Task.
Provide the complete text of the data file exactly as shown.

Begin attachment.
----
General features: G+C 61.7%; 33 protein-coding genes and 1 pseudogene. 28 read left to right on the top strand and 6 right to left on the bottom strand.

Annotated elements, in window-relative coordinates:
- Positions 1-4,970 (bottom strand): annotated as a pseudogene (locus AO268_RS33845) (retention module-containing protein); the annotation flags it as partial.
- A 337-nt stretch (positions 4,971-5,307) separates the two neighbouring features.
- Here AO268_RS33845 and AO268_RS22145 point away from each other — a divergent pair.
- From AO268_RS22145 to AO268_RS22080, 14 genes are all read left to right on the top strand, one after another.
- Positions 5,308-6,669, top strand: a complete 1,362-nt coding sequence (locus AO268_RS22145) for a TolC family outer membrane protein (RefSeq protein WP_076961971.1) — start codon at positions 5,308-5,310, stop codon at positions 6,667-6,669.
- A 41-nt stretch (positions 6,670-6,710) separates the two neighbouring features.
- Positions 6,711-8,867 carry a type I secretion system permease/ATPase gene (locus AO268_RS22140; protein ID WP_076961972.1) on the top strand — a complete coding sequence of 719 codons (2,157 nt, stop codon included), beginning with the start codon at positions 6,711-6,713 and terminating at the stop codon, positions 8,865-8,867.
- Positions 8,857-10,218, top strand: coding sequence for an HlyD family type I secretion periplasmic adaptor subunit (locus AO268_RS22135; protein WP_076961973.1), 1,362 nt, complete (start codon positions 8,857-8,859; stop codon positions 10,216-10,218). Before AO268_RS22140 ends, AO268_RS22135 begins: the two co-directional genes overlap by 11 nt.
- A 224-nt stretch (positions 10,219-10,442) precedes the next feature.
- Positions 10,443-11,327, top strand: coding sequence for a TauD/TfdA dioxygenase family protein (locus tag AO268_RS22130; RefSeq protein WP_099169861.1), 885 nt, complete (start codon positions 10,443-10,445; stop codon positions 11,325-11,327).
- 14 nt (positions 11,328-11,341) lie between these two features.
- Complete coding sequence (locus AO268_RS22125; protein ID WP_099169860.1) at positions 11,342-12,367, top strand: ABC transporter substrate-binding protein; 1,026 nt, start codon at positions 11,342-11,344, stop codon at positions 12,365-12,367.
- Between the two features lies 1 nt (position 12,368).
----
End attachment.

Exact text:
General features: G+C 61.7%; 33 protein-coding genes and 1 pseudogene. 28 read left to right on the top strand and 6 right to left on the bottom strand.

Annotated elements, in window-relative coordinates:
- Positions 1-4,970 (bottom strand): annotated as a pseudogene (locus AO268_RS33845) (retention module-containing protein); the annotation flags it as partial.
- A 337-nt stretch (positions 4,971-5,307) separates the two neighbouring features.
- Here AO268_RS33845 and AO268_RS22145 point away from each other — a divergent pair.
- From AO268_RS22145 to AO268_RS22080, 14 genes are all read left to right on the top strand, one after another.
- Positions 5,308-6,669, top strand: a complete 1,362-nt coding sequence (locus AO268_RS22145) for a TolC family outer membrane protein (RefSeq protein WP_076961971.1) — start codon at positions 5,308-5,310, stop codon at positions 6,667-6,669.
- A 41-nt stretch (positions 6,670-6,710) separates the two neighbouring features.
- Positions 6,711-8,867 carry a type I secretion system permease/ATPase gene (locus AO268_RS22140; protein ID WP_076961972.1) on the top strand — a complete coding sequence of 719 codons (2,157 nt, stop codon included), beginning with the start codon at positions 6,711-6,713 and terminating at the stop codon, positions 8,865-8,867.
- Positions 8,857-10,218, top strand: coding sequence for an HlyD family type I secretion periplasmic adaptor subunit (locus AO268_RS22135; protein WP_076961973.1), 1,362 nt, complete (start codon positions 8,857-8,859; stop codon positions 10,216-10,218). Before AO268_RS22140 ends, AO268_RS22135 begins: the two co-directional genes overlap by 11 nt.
- A 224-nt stretch (positions 10,219-10,442) precedes the next feature.
- Positions 10,443-11,327, top strand: coding sequence for a TauD/TfdA dioxygenase family protein (locus tag AO268_RS22130; RefSeq protein WP_099169861.1), 885 nt, complete (start codon positions 10,443-10,445; stop codon positions 11,325-11,327).
- 14 nt (positions 11,328-11,341) lie between these two features.
- Complete coding sequence (locus AO268_RS22125; protein ID WP_099169860.1) at positions 11,342-12,367, top strand: ABC transporter substrate-binding protein; 1,026 nt, start codon at positions 11,342-11,344, stop codon at positions 12,365-12,367.
- Between the two features lies 1 nt (position 12,368).